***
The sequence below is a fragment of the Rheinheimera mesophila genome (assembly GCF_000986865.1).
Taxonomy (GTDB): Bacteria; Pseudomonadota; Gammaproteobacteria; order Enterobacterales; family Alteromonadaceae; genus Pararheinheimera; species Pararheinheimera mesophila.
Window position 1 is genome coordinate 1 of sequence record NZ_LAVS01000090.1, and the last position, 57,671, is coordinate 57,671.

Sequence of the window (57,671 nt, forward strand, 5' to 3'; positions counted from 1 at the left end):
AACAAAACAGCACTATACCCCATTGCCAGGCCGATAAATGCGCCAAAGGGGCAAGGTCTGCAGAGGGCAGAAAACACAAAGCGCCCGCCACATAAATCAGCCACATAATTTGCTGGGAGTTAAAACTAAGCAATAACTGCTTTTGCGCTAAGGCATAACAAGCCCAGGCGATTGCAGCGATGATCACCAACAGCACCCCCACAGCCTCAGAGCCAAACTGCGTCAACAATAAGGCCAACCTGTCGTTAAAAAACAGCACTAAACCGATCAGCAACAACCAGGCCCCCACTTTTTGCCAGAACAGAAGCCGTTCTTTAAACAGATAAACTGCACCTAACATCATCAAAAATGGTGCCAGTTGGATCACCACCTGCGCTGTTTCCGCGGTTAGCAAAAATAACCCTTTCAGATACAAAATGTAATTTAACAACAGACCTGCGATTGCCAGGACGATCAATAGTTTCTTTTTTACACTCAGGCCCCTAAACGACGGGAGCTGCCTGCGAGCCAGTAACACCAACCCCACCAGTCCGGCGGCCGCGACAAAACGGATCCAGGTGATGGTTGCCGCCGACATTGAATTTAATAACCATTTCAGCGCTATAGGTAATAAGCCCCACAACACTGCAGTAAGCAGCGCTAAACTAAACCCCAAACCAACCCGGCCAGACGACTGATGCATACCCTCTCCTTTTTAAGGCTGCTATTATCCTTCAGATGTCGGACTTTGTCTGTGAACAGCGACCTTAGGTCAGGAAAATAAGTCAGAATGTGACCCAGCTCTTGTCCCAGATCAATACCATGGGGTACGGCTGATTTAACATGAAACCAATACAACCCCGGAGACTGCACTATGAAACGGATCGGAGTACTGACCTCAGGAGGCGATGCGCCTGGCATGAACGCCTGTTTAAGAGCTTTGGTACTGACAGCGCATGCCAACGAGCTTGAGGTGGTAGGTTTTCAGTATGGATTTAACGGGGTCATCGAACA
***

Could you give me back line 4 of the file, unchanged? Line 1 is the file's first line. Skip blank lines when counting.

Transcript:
Sequence of the window (57,671 nt, forward strand, 5' to 3'; positions counted from 1 at the left end):